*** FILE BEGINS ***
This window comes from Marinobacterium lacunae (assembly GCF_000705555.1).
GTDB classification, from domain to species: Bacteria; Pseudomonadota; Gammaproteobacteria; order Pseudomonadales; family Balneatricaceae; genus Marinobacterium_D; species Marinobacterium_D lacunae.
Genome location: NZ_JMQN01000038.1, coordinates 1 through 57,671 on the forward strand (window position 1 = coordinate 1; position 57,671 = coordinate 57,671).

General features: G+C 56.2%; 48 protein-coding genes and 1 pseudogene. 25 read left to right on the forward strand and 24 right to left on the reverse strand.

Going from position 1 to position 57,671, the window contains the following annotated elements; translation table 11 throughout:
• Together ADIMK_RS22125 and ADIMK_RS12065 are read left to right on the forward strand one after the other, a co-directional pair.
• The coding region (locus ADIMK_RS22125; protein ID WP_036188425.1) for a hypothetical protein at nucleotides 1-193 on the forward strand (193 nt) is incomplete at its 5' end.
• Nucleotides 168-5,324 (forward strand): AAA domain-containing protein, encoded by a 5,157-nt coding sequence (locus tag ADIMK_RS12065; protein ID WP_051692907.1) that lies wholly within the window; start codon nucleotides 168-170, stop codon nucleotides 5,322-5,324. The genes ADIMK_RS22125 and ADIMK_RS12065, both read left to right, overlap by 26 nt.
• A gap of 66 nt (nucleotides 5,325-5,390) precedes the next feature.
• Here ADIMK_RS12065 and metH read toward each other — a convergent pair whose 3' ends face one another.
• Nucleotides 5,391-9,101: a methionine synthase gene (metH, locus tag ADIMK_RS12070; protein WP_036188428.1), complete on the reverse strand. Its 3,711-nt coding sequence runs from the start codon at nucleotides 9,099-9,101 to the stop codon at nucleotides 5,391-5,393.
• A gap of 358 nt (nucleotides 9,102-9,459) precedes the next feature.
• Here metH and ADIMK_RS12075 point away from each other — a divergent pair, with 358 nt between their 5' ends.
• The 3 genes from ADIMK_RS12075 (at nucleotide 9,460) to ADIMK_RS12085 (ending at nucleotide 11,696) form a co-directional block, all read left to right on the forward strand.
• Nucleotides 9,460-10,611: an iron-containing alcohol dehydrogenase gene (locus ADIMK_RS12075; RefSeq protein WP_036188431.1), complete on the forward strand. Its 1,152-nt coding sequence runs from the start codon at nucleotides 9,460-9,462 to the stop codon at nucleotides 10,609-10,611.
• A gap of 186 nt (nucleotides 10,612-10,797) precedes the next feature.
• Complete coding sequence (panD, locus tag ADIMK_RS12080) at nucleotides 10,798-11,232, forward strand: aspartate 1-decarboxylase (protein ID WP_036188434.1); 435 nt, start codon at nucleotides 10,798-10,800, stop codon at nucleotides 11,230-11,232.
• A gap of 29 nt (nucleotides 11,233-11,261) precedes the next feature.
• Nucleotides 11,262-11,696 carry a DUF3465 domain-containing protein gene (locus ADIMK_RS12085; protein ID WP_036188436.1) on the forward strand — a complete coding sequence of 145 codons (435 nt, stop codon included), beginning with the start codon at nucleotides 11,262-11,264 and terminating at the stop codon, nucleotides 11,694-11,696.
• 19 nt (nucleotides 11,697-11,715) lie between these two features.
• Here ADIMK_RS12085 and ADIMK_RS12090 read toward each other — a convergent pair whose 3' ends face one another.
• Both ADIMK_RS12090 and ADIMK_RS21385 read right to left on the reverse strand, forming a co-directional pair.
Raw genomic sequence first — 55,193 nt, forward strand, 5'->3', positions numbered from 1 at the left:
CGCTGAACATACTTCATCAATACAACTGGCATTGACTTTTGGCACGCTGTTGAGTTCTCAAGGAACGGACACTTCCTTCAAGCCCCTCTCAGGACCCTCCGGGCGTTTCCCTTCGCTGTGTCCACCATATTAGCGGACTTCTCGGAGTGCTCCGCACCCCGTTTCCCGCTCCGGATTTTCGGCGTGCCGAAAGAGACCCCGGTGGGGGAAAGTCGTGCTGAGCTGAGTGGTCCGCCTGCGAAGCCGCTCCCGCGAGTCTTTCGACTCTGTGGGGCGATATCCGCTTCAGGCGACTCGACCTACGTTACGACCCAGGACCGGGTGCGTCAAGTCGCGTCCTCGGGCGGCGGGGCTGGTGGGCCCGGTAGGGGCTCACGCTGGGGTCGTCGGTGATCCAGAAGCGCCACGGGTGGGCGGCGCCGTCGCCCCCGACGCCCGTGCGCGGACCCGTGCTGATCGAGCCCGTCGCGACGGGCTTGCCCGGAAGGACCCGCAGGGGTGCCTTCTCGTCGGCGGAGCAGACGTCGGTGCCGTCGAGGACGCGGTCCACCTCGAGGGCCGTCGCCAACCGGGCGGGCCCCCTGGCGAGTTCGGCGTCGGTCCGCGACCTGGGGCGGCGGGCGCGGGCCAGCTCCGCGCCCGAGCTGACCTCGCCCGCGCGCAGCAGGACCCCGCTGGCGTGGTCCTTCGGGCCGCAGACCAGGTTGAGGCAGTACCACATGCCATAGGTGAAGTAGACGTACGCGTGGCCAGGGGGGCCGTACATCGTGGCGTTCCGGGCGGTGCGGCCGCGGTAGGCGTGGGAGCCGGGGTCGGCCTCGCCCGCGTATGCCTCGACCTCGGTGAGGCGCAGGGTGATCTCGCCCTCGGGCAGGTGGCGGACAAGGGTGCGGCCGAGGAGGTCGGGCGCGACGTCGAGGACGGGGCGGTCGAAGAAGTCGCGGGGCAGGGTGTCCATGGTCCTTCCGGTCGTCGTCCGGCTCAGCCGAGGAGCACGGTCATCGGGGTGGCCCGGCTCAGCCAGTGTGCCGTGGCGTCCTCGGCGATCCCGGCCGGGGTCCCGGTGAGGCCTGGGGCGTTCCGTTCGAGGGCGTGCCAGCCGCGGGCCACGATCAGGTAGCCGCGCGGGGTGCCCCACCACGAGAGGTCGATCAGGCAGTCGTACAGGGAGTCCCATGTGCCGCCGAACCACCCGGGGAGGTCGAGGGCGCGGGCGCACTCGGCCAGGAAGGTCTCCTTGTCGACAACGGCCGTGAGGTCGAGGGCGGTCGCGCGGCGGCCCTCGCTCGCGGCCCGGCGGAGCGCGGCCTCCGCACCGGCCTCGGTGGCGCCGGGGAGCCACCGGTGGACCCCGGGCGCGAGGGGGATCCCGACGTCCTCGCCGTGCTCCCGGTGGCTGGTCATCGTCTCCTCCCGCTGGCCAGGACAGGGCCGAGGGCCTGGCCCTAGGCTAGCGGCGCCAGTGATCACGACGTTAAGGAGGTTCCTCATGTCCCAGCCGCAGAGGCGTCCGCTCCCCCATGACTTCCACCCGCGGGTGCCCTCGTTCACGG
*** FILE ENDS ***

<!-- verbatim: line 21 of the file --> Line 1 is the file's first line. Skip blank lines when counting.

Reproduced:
• Here ADIMK_RS12085 and ADIMK_RS12090 read toward each other — a convergent pair whose 3' ends face one another.